ACI Europe is "cautiously positive" about European airport traffic following a 2.8 per cent year-on-year increase in overall passenger traffic across Europe in 2013. Non-EU countries – such as Turkey, Russia, Iceland and Norway – celebrated a 9.6 per cent traffic spike while EU airports took a modest one per cent increase. Olivier Jankovec, director general of ACI Europe, commented: "EU airports have consistently underperformed their non-EU counterparts throughout the year. This is due to the continued impact of the Eurozone crisis and the maturity of the EU air transport market, where air travel is now a commodity. However, this performance gap has narrowed over the last months, and it is encouraging to see the bounceback in passenger traffic at many airports across the EU, especially in Ireland and Portugal - or even Spain and Greece."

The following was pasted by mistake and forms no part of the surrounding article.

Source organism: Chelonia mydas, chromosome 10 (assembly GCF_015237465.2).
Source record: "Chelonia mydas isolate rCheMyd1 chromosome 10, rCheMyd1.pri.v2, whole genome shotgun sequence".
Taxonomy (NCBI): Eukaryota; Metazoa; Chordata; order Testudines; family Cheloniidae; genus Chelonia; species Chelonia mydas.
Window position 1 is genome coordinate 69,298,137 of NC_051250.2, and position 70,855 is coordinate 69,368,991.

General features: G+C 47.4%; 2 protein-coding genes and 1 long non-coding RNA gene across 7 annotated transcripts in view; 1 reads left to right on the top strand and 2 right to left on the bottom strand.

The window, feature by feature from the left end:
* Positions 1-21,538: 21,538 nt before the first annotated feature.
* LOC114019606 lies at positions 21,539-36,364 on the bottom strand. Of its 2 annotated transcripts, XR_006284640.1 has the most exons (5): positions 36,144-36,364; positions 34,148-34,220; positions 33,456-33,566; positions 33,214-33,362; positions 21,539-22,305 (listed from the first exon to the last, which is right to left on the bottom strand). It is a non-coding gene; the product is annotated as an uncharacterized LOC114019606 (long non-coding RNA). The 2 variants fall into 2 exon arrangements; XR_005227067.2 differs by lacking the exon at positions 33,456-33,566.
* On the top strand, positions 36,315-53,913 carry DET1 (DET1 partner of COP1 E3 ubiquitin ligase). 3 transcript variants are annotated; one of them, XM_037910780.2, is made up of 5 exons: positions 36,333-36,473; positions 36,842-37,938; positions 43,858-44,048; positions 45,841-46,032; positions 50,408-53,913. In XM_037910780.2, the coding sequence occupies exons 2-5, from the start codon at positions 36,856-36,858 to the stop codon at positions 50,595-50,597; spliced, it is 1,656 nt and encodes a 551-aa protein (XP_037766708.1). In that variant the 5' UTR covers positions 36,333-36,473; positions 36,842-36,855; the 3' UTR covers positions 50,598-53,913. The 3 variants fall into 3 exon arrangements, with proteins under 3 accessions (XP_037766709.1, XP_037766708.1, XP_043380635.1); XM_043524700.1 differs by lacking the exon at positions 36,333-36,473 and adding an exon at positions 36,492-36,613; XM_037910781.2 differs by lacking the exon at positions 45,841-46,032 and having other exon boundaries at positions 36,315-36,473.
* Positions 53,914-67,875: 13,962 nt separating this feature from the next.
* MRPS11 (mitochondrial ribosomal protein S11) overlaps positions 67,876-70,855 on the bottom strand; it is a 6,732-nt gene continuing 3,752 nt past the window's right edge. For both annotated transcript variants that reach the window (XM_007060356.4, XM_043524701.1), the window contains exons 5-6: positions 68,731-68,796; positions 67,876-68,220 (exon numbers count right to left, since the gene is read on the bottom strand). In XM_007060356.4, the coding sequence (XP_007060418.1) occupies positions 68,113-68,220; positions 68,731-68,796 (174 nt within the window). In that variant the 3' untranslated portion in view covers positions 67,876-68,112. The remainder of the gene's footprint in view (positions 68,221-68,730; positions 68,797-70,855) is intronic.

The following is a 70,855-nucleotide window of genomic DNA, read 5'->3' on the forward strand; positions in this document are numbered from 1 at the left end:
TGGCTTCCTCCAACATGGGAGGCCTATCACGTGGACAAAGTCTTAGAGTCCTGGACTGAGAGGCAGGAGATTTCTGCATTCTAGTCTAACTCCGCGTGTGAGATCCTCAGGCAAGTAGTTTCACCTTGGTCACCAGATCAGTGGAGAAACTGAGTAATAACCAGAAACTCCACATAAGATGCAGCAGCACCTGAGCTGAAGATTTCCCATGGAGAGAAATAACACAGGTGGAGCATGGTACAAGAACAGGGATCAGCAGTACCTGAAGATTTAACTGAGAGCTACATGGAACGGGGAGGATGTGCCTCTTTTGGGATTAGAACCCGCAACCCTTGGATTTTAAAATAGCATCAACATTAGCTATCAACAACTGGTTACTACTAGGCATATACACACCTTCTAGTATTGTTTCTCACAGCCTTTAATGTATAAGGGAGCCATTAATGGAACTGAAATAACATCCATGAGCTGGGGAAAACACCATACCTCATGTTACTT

Freight traffic at European airports reported an increase of just 0.8 per cent in 2013, while the overall number of aircraft movements still decreased by 1.2 per cent. Jankovec added: "There seem to be enough hopeful signs that Europe can sustain its nascent economic recovery, which is pointing to an even more positive picture for air traffic in the months ahead. Yet, downside risks remain and traffic growth prospects are likely to be constrained by several factors, particularly in the EU. A jobless recovery combined with damaging aviation taxes in the UK, Germany, France and Austria is not helping spur demand for air services."